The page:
Point of view (POV) can be tricky. We all know that. It’s even trickier when you’re using multiple POVs.

My work in progress features four POV characters of equal importance. That is, each of their story lines has a similarly strong story arc, and they each get roughly one-quarter of the word count. Deciding whose POV works best for any particular scene has been tricky.

It’s an easy call when a POV character narrates a scene that features only non-POV characters. However, when one or more of the POV characters share a scene, who comes out on top? That is, which character’s POV are you in? Who’s narrating the action?

Here are five tips that have helped me make this critical decision. Hopefully, they’ll help you, too.

1. Main first

If you have a main character, use her POV.

Sometimes, you have multiple POV characters, but one of them is clearly the novel’s main character. If this is the case, you will almost always let this person retain the POV when participating in a scene that includes other POV characters. It feels weird if you don’t.

2. Who matters most?

Narrate the scene from the POV of the character who has the most at stake.

When you have POV characters who are essentially equal in importance, the character with the most at stake in the scene gets to narrate. That way, readers are inside the head of the person who is experiencing the strongest emotions (failure, elation, envy, shock, etc.). (I admit that determining who has the most at stake can be a problem all its own, but you can figure it out. I believe in you.)

3. No spoilers

If giving the character with the most at stake the POV reins would ruin a plot point or surprise (she’s the murderer, for instance), then consider letting readers see the scene from the POV of the character with the least at stake.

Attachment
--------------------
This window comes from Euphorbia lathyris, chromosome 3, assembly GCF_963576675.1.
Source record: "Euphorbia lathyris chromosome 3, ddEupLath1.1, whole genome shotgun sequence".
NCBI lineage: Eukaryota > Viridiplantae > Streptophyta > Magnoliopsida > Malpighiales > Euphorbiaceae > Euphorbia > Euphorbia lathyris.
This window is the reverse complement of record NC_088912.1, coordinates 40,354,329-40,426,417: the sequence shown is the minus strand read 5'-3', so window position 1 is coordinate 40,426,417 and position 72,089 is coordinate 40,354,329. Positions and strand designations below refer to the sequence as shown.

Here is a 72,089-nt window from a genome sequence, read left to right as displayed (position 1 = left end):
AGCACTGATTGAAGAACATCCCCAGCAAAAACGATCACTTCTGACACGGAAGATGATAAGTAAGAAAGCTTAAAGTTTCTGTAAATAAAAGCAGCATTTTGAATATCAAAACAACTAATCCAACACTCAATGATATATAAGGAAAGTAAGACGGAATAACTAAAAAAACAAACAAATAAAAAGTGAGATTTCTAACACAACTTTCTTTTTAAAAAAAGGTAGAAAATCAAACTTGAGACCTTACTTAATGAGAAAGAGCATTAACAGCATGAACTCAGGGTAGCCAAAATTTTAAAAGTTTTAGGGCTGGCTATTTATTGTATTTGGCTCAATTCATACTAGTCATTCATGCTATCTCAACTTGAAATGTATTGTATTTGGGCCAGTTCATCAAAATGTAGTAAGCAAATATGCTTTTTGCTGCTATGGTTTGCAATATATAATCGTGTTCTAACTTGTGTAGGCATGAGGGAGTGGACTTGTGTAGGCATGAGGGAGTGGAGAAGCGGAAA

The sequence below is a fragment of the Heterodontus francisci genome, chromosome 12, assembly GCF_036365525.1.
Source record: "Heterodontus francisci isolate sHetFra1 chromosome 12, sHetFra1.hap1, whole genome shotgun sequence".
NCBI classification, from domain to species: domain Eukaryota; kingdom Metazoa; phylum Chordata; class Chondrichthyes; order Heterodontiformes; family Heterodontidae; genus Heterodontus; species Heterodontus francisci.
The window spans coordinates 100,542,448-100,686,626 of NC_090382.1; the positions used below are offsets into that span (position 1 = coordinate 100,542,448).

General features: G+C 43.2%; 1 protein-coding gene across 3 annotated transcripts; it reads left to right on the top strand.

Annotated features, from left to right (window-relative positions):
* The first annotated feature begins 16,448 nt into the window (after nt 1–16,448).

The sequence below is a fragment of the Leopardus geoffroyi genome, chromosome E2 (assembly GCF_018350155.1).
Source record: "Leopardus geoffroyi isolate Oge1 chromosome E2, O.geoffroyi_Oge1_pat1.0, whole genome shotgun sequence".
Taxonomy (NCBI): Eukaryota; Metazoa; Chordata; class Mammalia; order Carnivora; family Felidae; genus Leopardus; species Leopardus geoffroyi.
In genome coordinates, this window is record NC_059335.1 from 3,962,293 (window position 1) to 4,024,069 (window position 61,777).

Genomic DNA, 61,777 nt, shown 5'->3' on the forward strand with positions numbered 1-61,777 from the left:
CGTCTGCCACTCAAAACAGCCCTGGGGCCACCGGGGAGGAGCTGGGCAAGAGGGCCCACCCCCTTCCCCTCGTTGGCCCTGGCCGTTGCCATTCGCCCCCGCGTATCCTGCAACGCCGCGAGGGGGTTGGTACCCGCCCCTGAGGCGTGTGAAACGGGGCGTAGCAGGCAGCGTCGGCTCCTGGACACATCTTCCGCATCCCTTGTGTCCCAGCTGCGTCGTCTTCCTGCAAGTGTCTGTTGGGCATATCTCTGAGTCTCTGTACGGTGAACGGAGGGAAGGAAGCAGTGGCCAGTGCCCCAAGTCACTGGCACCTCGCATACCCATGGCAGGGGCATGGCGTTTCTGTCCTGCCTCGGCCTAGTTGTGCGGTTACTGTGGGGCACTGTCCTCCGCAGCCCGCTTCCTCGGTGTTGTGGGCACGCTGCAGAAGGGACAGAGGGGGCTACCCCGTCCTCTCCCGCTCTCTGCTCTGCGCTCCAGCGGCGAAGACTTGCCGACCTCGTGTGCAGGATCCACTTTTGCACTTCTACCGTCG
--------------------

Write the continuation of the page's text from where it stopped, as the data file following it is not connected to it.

That person, with less invested in what’s going on, can act almost as a reporter, offering his observations about the other characters in the scene.

4. Let the plot dictate

Let the needs of the plot or story determine who narrates.

For instance, do you need to describe Character A in detail for some reason? Then let one of your other POV characters narrate and provide a description. Do you need to highlight an important clue that Character A wouldn’t know about or notice? (Perhaps Character A is a slob who would never notice the extra dish in the sink that points to murder rather than suicide, or perhaps he’s hard of hearing and can’t hear the parrot squawk an important piece of information). Then a different POV character is in charge.

5. Consider switching

Consider switching POVs within the scene.

Yes, yes, we’ve all read that head-hopping is evil, a writerly sin punishable by excommunication, banishment, death, and—worst of all—no publishing contract. However, if done intentionally and with care, you can switch POVs during a single scene to get all your POV characters’ take on something, or to keep them all involved in the action. (I guess I’ll have to write a post on how to pass the POV, as it were, won’t I? Stay tuned.)

What POV do you write in and why? What are some of the POV issues you struggle with? Better yet, how have you resolved problematic POV issues? Come share with us on Facebook.